Graduate Courses

EAP 6110: Academic Writing & Research I for Graduate Students

3 hours per week, 3 credits

This course is designed specifically to provide foreign students with a solid foundation for graduate studies. The course introduces the organization and planning of academic papers that are coherent, cohesive, logical, and convincing. Activities throughout the course will help students develop an active academic vocabulary as well as accurate grammar and usage. The course also includes training in important academic skills such as skimming and scanning, summarization, evaluation of sources, conducting searches of reference materials, and use of documentation styles. The final assignment for EAP 6110 is a short academic research paper with an oral presentation.

Prerequisite: Placement into EAP 6110.

EAP 6110 is a 3-credit, 3-contact-hour course. However, it will not count toward a graduate degree in most fields in the University. To meet federal visa requirements for full-time status, graduate students in EAP 6110 must enroll in a minimum of six (6) credit hours of academic coursework (in addition to EAP 6110). See this page for the tuition rate.


EAP 6111: Academic Writing & Research II for Graduate Students

3 hours per week, 3 credits

Designed specifically for international students who demonstrate a high proficiency in English, EAP 6111 focuses on writing and research conventions governing academic discourse at the graduate and professional level. The course reviews and develops research skills with an emphasis on understanding the structure of, organizing, and writing research papers. Extensive coursework assists the development of knowledge of grammatical and syntactic patterns, as well as vocabulary and language structures common within graduate-level writing. The course guides students through first reviewing the foundational skills of working with sources (conducting library research, summarizing, paraphrasing, quoting, and citing), and then engaging in the process of writing an original research paper. To achieve these goals, students work with reading and writing tasks targeting key genres in U.S.-based graduate studies and engage in collegial classroom discussions that promote professional/discipline-specific awareness.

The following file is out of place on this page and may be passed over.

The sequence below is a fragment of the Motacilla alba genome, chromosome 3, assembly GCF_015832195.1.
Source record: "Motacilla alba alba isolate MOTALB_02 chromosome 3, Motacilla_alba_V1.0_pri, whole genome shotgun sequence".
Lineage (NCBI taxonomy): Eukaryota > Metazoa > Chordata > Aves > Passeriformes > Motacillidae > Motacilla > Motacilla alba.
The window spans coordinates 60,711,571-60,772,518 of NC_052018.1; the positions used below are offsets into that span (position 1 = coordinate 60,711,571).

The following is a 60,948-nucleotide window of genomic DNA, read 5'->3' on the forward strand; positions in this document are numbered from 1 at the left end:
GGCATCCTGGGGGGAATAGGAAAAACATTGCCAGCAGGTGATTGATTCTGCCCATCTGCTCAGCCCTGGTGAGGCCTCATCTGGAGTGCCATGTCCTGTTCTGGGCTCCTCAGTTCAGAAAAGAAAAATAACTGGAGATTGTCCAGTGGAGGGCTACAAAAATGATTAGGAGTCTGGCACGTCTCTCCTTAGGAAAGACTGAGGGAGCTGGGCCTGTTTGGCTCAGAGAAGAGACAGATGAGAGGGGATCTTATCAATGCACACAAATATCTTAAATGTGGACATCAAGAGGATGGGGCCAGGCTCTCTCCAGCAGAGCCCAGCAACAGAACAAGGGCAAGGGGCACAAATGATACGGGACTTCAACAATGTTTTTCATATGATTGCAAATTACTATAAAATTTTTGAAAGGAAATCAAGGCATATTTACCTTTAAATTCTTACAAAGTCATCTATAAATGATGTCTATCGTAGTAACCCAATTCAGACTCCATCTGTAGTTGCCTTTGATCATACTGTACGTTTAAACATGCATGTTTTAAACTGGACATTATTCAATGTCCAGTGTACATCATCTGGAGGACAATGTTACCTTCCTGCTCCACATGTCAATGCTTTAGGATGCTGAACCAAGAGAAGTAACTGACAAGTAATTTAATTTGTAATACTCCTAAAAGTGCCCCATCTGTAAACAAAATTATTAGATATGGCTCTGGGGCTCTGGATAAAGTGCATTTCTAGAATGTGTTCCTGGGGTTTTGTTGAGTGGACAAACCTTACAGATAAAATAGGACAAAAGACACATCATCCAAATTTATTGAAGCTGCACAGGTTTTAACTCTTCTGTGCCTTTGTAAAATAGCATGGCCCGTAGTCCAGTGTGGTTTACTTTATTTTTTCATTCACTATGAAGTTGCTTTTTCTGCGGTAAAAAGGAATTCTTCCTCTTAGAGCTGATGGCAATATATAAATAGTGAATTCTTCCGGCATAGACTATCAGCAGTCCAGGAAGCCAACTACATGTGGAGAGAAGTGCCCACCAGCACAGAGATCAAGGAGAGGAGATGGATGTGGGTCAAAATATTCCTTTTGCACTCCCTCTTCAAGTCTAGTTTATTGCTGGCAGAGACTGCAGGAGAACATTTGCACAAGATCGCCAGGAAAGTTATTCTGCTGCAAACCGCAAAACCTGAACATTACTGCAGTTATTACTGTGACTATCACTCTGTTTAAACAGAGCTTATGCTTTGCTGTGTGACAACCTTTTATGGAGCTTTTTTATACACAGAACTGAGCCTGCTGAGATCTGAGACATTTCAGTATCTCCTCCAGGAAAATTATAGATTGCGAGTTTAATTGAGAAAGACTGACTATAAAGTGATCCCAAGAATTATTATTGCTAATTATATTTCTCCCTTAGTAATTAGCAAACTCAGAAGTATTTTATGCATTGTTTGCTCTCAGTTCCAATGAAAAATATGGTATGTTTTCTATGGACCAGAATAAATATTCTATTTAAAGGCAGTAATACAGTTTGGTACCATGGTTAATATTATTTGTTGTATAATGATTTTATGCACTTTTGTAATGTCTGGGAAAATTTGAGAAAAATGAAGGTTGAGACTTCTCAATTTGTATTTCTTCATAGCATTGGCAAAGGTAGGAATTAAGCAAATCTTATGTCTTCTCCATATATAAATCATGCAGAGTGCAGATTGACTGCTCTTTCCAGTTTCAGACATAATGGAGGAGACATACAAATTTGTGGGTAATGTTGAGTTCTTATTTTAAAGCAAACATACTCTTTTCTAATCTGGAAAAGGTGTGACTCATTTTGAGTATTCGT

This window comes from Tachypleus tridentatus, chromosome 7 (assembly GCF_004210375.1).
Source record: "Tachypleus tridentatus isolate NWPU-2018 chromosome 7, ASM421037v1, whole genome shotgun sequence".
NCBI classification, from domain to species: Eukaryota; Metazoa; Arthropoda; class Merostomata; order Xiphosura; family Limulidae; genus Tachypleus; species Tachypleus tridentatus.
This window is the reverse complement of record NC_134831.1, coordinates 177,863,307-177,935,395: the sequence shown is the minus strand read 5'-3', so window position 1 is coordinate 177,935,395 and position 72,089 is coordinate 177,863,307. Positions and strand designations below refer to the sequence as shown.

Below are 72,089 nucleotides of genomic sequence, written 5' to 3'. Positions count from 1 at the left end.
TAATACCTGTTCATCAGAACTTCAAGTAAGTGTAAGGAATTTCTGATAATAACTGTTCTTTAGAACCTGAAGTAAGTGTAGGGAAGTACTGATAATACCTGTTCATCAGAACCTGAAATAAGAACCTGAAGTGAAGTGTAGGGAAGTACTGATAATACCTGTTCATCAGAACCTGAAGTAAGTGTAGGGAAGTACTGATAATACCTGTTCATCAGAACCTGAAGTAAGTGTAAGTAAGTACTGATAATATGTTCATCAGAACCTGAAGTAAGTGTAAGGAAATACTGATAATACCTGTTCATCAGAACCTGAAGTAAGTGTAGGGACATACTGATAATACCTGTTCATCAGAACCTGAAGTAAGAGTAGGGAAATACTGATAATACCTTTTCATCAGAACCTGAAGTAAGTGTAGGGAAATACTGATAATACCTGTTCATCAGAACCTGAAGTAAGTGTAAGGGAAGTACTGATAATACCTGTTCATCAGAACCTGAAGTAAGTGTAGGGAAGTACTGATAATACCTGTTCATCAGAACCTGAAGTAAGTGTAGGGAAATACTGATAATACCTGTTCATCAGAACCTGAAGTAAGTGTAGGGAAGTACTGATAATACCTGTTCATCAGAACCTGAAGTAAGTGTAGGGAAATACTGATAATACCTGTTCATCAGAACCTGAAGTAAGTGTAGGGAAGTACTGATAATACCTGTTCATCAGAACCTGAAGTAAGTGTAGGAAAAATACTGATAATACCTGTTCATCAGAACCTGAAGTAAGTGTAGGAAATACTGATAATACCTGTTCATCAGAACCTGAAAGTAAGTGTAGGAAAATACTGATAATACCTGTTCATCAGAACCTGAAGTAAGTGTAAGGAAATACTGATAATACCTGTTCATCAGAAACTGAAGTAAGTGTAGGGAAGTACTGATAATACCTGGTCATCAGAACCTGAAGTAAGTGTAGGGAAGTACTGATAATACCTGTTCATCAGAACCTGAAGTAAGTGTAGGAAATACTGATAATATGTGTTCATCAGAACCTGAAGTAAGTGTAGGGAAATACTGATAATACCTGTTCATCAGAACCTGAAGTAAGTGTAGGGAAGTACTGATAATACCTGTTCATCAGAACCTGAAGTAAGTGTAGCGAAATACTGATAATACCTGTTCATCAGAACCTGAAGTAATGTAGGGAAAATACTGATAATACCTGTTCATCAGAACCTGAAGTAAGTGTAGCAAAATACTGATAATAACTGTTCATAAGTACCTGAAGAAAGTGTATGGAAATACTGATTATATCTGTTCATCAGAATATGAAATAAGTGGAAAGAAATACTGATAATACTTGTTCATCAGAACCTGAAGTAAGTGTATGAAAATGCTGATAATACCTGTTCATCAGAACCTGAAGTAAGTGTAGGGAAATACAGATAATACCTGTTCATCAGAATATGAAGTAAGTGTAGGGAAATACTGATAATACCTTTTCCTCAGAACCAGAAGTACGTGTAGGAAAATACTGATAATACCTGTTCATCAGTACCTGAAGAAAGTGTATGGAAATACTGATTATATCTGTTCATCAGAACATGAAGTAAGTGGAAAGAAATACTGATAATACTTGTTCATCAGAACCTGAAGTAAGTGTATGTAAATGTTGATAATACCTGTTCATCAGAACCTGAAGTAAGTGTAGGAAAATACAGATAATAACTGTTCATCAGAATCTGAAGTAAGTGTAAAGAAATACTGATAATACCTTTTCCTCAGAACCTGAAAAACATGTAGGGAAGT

Prerequisite: Completion of EAP 6110, or placement into EAP 6111.

EAP 6111 is is a 3-credit, 3-contact-hour course. However, it will not count toward a graduate degree in most fields in the University. To meet federal visa requirements for full-time status, graduate students in EAP 6111 must enroll in a minimum of six (6) credit hours of academic coursework (in addition to EAP 6111). See this page for the tuition rate.


EAP 6000: Academic Communication

3 hours per week, 3 credits

EAP 6000 is designed to acclimate international students to the communicative expectations of graduate school at the George Washington University. It creates a safe classroom space where students gain confidence and communicative fluency in interacting with their professor and peers. Students will learn to navigate GW’s campus and access its resources, understand American classroom culture and its communicative expectations, and engage in social interactions on a variety of topics. Students’ academic skill set will be expanded through the development of listening and note-taking skills and the expansion of communicative vocabulary and structures, as well as through opportunities to lead class discussions and prepare and deliver both informal and formal presentations. Additional emphasis on developing multiliteracy through intercultural, multimedia, and visual communication. Specific communicative tasks and materials will be linked to students’ field of study when possible. See this page for the tuition rate.


EAP 6016: Academic Skills Workshop

Subtopic:  Grammar for Academic Writing 

Online, 1 credit

This academic skills course will scaffold international students' understanding and production of academic text, including grammar, sentence structure, use of transitional and cohesive devices, and incorporation of academic vocabulary. It will draw on corpus linguistics and other academically purposed approaches to building English language proficiency. It will be organized as a series of interactive learning modules with opportunities for review and self-study, as well as peer and professor interaction as students learn to produce academic prose that is increasingly accurate and sophisticated in its construction.